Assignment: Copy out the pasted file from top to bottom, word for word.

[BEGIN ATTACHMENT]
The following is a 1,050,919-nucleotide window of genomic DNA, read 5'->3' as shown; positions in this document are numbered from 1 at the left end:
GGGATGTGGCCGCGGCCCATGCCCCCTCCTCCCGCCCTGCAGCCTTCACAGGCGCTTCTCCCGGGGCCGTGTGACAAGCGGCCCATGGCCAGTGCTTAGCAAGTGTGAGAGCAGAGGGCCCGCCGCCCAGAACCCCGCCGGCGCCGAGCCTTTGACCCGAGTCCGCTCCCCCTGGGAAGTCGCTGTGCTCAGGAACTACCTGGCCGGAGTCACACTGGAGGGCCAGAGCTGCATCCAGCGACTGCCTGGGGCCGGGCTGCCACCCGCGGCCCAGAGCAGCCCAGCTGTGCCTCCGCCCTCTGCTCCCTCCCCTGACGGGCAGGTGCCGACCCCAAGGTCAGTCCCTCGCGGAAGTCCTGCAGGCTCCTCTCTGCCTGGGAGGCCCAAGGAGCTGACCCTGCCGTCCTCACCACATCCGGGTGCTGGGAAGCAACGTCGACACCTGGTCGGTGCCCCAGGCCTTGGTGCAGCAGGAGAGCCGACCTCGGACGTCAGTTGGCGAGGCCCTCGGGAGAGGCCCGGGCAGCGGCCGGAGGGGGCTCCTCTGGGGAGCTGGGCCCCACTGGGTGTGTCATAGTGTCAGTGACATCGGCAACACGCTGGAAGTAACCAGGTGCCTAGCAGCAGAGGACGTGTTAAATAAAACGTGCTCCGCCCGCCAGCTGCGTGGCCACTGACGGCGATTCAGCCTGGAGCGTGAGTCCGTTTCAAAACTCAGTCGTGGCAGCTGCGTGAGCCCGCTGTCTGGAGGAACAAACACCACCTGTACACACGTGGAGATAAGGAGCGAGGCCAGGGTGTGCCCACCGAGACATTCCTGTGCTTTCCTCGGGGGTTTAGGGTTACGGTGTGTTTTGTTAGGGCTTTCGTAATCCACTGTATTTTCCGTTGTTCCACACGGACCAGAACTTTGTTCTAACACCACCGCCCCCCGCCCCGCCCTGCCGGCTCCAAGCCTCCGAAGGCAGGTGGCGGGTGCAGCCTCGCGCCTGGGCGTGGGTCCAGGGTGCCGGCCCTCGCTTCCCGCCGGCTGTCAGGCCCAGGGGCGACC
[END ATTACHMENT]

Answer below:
The following is a 1,050,919-nucleotide window of genomic DNA, read 5'->3' as shown; positions in this document are numbered from 1 at the left end:
GGGATGTGGCCGCGGCCCATGCCCCCTCCTCCCGCCCTGCAGCCTTCACAGGCGCTTCTCCCGGGGCCGTGTGACAAGCGGCCCATGGCCAGTGCTTAGCAAGTGTGAGAGCAGAGGGCCCGCCGCCCAGAACCCCGCCGGCGCCGAGCCTTTGACCCGAGTCCGCTCCCCCTGGGAAGTCGCTGTGCTCAGGAACTACCTGGCCGGAGTCACACTGGAGGGCCAGAGCTGCATCCAGCGACTGCCTGGGGCCGGGCTGCCACCCGCGGCCCAGAGCAGCCCAGCTGTGCCTCCGCCCTCTGCTCCCTCCCCTGACGGGCAGGTGCCGACCCCAAGGTCAGTCCCTCGCGGAAGTCCTGCAGGCTCCTCTCTGCCTGGGAGGCCCAAGGAGCTGACCCTGCCGTCCTCACCACATCCGGGTGCTGGGAAGCAACGTCGACACCTGGTCGGTGCCCCAGGCCTTGGTGCAGCAGGAGAGCCGACCTCGGACGTCAGTTGGCGAGGCCCTCGGGAGAGGCCCGGGCAGCGGCCGGAGGGGGCTCCTCTGGGGAGCTGGGCCCCACTGGGTGTGTCATAGTGTCAGTGACATCGGCAACACGCTGGAAGTAACCAGGTGCCTAGCAGCAGAGGACGTGTTAAATAAAACGTGCTCCGCCCGCCAGCTGCGTGGCCACTGACGGCGATTCAGCCTGGAGCGTGAGTCCGTTTCAAAACTCAGTCGTGGCAGCTGCGTGAGCCCGCTGTCTGGAGGAACAAACACCACCTGTACACACGTGGAGATAAGGAGCGAGGCCAGGGTGTGCCCACCGAGACATTCCTGTGCTTTCCTCGGGGGTTTAGGGTTACGGTGTGTTTTGTTAGGGCTTTCGTAATCCACTGTATTTTCCGTTGTTCCACACGGACCAGAACTTTGTTCTAACACCACCGCCCCCCGCCCCGCCCTGCCGGCTCCAAGCCTCCGAAGGCAGGTGGCGGGTGCAGCCTCGCGCCTGGGCGTGGGTCCAGGGTGCCGGCCCTCGCTTCCCGCCGGCTGTCAGGCCCAGGGGCGACC